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Child marriages in India down by 20%, weddings delayed by 2.3 years where women are panchayat chiefs: Report

By Our Representative
A just-published paper, “Political role models and child marriage in India”, has concluded that the 73rd and 74th constitutional amendments, enacted in 1993, which stipulate reservation of pradhans’ positions in one-third of districts by rotation, has led to a situation where the “likelihood of child marriage decreases by 20 percentage points, and age at marriage increases by 2.3 years”, even as delaying the “gauna ceremony is delayed by 1.6 years.”
Authored by Prof Carolina Castilla of the Colgate University, Hamilton, New York, and supported United Nations University World Institute for Development Economics Research, the paper draws on data from the India Human Development Survey (IHDS), collected by the National Council of Applied Economic Research (NCAER), New Delhi, and researchers at the University of Maryland.
Castilla says, “In India, marriage traditions dictate that two ceremonies take place: the wedding and the gauna ceremony. These differ in timing and purpose. After the wedding, the bride and groom do not necessarily live together. The gauna ceremony indicates the start of marital life and the consummation of the marriage.”
The paper states, as women in local government are likely to discourage child marriage, even as encourage delay the age at first marriage and the gauna ceremony, the amendments have had “important policy implications for both the bride and her future children as it improves education, autonomy over fertility, and health. The results indicate that after 18 years of implementation, exposure to women in government can reduce the prevalence of child marriage.”
The paper says, “The legal minimum age of marriage in India is 18 and the minimum age of consent is 16. Yet the average age at first marriage in the sample is 17.6, with 46 percent reporting that they married before they turned 18. There is less than a year’s difference between age at marriage and gauna.”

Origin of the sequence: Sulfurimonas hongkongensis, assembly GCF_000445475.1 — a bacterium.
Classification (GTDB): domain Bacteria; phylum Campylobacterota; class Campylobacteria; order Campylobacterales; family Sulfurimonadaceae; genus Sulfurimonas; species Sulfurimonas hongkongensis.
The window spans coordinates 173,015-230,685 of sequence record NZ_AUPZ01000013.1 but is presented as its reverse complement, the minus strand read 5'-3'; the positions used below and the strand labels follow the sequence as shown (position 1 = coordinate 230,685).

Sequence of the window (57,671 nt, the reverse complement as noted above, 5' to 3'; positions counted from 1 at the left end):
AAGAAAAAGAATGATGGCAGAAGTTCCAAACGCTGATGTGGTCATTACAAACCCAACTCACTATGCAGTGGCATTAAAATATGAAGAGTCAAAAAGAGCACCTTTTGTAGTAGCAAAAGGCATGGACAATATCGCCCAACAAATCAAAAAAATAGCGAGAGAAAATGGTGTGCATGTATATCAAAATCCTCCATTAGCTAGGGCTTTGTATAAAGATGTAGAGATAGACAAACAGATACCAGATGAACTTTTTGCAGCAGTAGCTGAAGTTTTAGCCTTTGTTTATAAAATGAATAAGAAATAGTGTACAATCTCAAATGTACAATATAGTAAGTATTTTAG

The paper asserts, “There are statistically significant differences between women who married after the first election with reserved seats for women relative to both women in never-reserved districts and those who married before the first election with reserved seats. Women who married after being exposed to women Pradhans on an average married 1.8 years later, and delayed the gauna ceremony by 1.3 years.”
“Further”, it adds, “The prevalence of child marriage is 22 percentage points lower among women who married after the first election with women in local leadership positions.”
Pointing out how the amendments have worked over the years, the paper says, “Women in districts that held elections with reserved seats before to 2000 marry between 1.1 and 2.3 years later than women in the same district who married before the policy. Age at marriage increases by 0.6 to 1 year among women who married after the 2000 to 2003 elections, and increases by one additional year (1.3 to 1.9 years relative to the early elections) after the 2005 election.”
Similarly, the paper says, “After exposure to women in government, women delay their gauna ceremonies by 0.6 to 1.6 years. The effect of women Pradhans is larger among women who married between the 1997 and 2005 elections, and then increases once more after the 2006 to 2007 elections. There is evidence that the two different marriage ceremonies are converging. Age at marriage responds more to exposure to women Pradhans than age at gauna, which is expected as brides are more likely to be beyond the age of consent.”
Suggesting that the reservation policy has also impact socially backward communities, the paper says, “Women in backward and scheduled castes or tribes marry at a small but statistically younger age and have their gauna ceremonies earlier.” However, “the age at marriage increases by 4 months, and the likelihood of child marriage decreases by 5 percentage points” among them “after the first election under the policy”, though “age at gauna does not show any significant differences.”

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